Health in the Media

This blog looks at health issues in the news

Depression on the Rise in Ireland

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The topic of depression hit the headlines today as Niall Quinn spoke out about how his wife Gillian stood by him during a period of crippling depression after quitting football. The soccer legend, who was a close friend of the late Gary Speed, fell into what he described as “a dark area” following his retirement from the sport at 35. He said of the time, “People were ringing and I was getting job offers and I wouldn’t even answer the phone.”

According to a recent study by Central Statistics Office’s published in June, the number of suicides registered in Ireland rose to 525 in 2011, which is an increase of 7 per cent on the previous year. A total of 439 men and 86 women were recorded as having taken their own lives, the majority of whom were aged 15-44 however. President of the Irish Association of Suicidology (IAS) Dan Neville TD says the figure would be closer to 600 if “undetermined” deaths were accounted for.

While Mr Neville said figures were “frightening” he also said he was not surprised by them due to the devastating effect the recession has had on many people’s lives. “The recession has had a huge impact on people’s wellbeing. Those who lose their jobs experience a drastic reduction in their income or are in danger of losing their home experience a lot of anxiety, despair and depression. Relationship difficulties and marriage breakdown can follow on from that. We should be identifying and responding to these problems in the community as quickly as possible.”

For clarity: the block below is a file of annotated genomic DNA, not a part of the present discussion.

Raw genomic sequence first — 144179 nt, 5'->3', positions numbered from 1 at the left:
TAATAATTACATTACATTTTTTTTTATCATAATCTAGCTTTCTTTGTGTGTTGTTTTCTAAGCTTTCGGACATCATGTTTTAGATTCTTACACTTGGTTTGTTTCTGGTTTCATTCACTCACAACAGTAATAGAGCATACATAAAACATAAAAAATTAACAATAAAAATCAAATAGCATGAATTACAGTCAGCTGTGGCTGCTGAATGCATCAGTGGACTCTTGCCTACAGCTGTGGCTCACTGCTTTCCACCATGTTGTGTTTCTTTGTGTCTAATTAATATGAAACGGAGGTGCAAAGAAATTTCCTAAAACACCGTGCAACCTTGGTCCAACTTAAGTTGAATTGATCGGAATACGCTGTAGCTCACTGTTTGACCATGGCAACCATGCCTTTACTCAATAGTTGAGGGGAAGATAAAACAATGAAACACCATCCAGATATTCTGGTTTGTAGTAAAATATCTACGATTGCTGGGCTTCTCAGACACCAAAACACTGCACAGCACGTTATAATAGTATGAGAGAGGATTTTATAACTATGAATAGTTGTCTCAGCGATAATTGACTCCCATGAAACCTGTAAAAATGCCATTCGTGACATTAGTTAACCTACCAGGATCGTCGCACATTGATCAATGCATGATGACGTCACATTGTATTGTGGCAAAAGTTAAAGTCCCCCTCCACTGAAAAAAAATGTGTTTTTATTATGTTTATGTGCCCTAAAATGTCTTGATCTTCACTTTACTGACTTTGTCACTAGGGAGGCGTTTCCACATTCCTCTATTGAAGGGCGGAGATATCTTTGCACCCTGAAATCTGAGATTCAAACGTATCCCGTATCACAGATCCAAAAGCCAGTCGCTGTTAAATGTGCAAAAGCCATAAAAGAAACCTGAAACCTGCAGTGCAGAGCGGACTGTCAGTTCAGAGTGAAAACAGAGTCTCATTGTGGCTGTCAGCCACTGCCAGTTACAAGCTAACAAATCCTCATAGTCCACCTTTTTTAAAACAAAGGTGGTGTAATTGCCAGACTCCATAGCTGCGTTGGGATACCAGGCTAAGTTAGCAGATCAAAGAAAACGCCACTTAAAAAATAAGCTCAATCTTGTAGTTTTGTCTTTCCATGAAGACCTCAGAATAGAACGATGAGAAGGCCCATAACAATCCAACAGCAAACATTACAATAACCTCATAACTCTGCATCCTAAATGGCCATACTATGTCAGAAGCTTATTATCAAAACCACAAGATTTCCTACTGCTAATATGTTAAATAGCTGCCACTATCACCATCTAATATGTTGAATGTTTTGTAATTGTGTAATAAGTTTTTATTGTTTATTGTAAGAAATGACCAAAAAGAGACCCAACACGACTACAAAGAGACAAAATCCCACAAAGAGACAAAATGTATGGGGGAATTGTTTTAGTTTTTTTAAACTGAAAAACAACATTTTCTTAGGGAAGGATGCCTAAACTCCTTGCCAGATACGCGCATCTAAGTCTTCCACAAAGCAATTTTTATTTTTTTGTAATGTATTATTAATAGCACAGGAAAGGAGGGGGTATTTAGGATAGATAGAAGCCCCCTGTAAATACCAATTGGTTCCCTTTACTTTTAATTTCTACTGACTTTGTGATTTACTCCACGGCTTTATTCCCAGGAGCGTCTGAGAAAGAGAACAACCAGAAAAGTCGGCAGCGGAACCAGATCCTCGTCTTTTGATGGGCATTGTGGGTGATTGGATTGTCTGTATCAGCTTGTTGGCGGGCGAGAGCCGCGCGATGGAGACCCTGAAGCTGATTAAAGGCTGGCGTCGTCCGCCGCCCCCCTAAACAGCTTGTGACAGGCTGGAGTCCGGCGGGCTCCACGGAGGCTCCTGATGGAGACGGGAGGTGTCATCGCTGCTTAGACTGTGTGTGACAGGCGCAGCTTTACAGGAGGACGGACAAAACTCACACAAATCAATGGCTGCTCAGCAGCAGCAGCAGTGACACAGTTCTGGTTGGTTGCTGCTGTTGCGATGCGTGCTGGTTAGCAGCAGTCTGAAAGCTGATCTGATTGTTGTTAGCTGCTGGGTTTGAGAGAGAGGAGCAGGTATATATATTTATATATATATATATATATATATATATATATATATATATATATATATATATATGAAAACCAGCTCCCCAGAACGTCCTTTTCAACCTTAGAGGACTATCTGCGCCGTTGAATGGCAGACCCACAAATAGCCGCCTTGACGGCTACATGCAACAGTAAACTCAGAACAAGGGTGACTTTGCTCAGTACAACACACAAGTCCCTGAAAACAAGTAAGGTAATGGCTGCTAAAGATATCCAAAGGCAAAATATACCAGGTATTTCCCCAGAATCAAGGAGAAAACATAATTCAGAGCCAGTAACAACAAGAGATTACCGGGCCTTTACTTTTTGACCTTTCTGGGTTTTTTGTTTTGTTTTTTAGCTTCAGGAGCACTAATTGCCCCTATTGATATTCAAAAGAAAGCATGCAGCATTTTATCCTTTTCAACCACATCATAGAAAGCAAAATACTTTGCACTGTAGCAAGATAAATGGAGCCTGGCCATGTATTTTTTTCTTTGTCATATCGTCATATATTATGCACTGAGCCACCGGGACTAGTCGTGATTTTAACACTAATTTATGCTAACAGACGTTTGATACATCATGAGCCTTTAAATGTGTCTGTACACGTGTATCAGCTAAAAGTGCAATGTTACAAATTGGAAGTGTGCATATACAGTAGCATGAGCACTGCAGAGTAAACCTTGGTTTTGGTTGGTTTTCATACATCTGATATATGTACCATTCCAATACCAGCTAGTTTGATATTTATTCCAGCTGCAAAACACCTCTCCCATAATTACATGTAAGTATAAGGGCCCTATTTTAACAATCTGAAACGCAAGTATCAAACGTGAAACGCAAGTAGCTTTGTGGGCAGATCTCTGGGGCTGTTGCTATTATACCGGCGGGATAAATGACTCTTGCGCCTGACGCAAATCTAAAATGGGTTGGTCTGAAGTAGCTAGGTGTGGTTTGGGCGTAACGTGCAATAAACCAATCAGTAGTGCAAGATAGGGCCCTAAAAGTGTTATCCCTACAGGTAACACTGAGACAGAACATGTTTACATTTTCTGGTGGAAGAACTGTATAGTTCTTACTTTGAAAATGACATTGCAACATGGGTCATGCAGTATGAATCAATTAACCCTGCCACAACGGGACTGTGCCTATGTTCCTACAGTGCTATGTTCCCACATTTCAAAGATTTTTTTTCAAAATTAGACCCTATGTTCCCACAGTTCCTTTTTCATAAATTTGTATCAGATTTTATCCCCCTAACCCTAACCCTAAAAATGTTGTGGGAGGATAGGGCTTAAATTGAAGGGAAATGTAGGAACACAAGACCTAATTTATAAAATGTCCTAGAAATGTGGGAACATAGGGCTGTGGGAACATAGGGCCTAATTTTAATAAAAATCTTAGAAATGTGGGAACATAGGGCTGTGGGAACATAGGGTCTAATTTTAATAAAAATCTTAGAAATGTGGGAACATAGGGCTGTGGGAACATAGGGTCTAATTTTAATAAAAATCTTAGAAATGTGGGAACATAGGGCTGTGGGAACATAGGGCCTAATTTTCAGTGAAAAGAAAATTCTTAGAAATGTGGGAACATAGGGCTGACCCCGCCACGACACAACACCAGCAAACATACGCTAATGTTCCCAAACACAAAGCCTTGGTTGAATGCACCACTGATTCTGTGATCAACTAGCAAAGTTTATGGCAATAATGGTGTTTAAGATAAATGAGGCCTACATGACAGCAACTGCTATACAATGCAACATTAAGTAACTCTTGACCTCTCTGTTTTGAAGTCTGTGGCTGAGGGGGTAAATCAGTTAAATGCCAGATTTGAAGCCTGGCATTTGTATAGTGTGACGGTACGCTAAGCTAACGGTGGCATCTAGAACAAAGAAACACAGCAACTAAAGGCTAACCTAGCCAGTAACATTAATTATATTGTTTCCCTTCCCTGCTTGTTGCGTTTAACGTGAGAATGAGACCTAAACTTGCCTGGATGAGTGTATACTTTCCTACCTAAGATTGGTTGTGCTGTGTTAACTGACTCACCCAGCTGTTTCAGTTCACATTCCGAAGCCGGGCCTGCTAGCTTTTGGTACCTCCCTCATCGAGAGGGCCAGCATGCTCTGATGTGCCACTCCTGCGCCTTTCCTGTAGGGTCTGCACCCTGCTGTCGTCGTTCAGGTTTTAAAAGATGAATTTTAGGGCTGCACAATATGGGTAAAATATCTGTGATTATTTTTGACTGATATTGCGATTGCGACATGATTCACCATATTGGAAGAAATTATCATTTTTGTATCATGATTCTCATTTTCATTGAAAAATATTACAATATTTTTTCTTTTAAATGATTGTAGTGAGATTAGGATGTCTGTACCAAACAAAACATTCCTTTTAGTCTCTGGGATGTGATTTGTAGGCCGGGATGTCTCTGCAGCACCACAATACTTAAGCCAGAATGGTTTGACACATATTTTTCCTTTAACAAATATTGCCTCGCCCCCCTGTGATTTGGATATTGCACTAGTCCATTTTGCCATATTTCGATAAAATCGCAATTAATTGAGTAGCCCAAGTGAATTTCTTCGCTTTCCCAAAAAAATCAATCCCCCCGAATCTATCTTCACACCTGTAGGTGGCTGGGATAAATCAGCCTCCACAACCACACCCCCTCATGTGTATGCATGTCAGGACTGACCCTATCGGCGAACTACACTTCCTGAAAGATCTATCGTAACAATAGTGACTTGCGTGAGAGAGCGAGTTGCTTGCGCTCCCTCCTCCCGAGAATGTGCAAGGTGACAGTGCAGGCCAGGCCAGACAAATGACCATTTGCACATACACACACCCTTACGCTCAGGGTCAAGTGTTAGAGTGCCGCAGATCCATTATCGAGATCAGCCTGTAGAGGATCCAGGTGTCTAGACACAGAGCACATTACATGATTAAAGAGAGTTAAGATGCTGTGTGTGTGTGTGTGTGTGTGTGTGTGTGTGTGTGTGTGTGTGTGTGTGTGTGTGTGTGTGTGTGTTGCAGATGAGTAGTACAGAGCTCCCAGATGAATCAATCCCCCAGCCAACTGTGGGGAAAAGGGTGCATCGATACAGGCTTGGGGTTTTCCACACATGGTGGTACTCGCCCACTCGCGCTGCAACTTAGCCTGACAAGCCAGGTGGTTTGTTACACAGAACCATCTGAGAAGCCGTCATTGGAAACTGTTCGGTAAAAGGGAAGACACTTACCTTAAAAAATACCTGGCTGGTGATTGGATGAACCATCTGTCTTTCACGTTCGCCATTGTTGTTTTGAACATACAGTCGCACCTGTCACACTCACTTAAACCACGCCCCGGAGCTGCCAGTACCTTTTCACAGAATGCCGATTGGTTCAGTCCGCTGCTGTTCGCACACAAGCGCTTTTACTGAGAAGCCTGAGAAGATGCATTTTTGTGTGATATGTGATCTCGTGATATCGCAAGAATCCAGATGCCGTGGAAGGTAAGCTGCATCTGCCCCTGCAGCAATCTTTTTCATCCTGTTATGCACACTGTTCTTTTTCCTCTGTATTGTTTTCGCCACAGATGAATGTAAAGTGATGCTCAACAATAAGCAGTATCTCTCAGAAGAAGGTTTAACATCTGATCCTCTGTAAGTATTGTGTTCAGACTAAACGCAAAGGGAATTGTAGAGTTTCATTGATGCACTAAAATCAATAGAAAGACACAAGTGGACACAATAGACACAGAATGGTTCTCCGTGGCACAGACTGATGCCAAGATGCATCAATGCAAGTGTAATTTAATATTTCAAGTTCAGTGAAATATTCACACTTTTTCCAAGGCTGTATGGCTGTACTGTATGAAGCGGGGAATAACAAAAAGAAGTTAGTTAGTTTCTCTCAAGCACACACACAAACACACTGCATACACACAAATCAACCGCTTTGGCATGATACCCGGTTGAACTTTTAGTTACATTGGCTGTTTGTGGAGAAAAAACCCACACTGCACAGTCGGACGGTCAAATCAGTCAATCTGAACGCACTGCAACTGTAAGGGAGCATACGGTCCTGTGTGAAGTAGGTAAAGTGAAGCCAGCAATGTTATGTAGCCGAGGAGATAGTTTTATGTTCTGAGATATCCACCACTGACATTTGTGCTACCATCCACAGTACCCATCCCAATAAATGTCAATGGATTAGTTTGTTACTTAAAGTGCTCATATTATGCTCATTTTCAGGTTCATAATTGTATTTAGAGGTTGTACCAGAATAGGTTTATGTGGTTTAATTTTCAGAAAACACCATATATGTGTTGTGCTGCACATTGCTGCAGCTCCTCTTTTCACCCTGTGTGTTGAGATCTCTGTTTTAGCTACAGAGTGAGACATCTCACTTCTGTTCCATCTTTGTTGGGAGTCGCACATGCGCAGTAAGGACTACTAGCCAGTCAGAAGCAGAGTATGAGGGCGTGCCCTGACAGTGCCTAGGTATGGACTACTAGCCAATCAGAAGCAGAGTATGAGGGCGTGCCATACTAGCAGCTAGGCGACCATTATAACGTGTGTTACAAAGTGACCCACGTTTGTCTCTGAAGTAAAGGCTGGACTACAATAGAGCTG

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Cult Gigolo via Flickr


Dr Cogan who is a GP in Castlepollard, Co. Westmeath told Health in the Media, “I get a lot of people coming to me with depression. Some of the most common symptoms of depression are an inability to work, lack of personal relationships and suicidal tendencies.”

Old people in particular can be extremely susceptible to depression. Dr Cogan told Health in the Media, “Elderly people living alone that don’t see anybody all week can be more prone to depression than others. Their family may be too busy to see them and forget about them especially over the colder months.”

If you feel that you may have depression contact the Samaritans on 1850 60 90 90, visit or contact your GP

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